Chronic exercise responses. This section will focus on comparisons between endurance athletes and individuals who are considered to be fairly inactive (untrained). There are few studies on team sports or power athletes. The intensity, duration, type, and frequency of the training program must also be carefully considered as should the stage. One problem in interpreting some reports is that training programs are poorly described and lack details on the aspects described above. Despite these problems, training effects are more consistent than responses reported after acute exercise. Although studies are few and training protocols varied, it appears that moderate training results in an increase in resting blood PMN count, whereas strenuous training may lead to a reduction in blood PMN number. We have consistently found that endurance training reduces the capacity of PMN to produce ROS in response to stimulation in vitro(87,100). Others have reported that ROS generation (39) and bacterial killing capacity (52) are also much lower during periods of intense training. In contrast, PMN from basketball players show higher chemotactic and phagocytic activities compared with cells from untrained people (8,9). The overall stress level may explain the differences found between endurance athletes and basketball players. This would be a fruitful area for future investigation.

The work shows that exercise does cause functional alterations in neutrophil function. The physiological and clinical significance of these responses are at present unknown. The situation is further complicated by the fact that reference ranges for these functions have not been established. Despite these caveats, the overall trends fit in with the epidemiological evidence that suggests that although moderate exercise enhances PMN function intense physical activity is detrimental.

Exercise and natural killer cell function. Because of the importance of NK cells in functioning as an early defense line against viruses, exercise immunologists have been eager to study the response of these cells to exercise stress. Several epidemiological studies suggest that heavy exertion is related to an increased risk of upper respiratory tract infection, and the response of NK cells has been evaluated as one potential link (64,65,86).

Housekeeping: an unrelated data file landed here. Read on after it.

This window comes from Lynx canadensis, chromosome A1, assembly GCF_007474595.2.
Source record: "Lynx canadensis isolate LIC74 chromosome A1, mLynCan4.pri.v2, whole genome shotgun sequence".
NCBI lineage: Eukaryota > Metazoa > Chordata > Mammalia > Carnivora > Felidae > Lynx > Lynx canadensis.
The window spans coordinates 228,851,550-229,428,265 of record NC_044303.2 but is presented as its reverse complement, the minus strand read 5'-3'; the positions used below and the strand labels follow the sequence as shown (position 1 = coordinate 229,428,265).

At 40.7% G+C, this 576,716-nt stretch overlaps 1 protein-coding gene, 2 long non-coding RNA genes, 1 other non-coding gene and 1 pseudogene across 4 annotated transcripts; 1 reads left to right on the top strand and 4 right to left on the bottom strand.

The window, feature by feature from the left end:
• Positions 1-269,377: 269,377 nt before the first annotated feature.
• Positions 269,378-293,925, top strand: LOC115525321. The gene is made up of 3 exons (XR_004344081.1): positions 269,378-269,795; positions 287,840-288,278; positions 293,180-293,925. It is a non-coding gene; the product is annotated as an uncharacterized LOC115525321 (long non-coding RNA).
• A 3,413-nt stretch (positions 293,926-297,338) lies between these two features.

Acute exercise responses. Of all lymphocyte subsets, NK cells are most responsive to exercise stress. It is typical for NK cell number in peripheral blood to increase 150-300% immediately after short-term (<60 min), high-intensity exercise and to contribute substantially to the overall lymphocytosis (30,33,66,84,85,95,110). NK cells have a high density of β2-adrenergic receptors, explaining why blood counts increase strongly during high-intensity exercise when concentrations of epinephrine are high (47,67). Epinephrine, via β2-adrenergic receptors, can induce recruitment of NK cells from the marginating pool in blood vessels to the circulating pool, by changing the adhesive interactions between NK cells and endothelial cells (4). The postexercise increase in NK cells is transient, however, and within 30 min, NK cells exit the circulation in large numbers, probably under the influence of cortisol (67,106). It should be noted that immediately after long-term (>90-min duration), high-intensity exercise, little increase in blood NK cell counts are seen, most likely because of high plasma cortisol levels, which counteract epinephrine-induced NK cell recruitment (68,72).

Investigators have consistently reported that immediately after high-intensity exercise of 1 h or less duration, NKCA is increased by 40-100% before falling 25-40% below preexercise levels by 1 h and 2 h of recovery (30,67,84,85,95,110). Although most researchers agree that the immediate postexercise increase in NKCA is due to the recruitment of NK cells into the circulation, they tend to disagree on the reasons for the transient NKCA decrease during recovery. Some researchers reason that the drop in NKCA is related to numerical shifts in NK cells (30,67,95), whereas others report that prostaglandins from activated monocytes and neutrophils (84,85) suppress the ability of NK cells to function appropriately.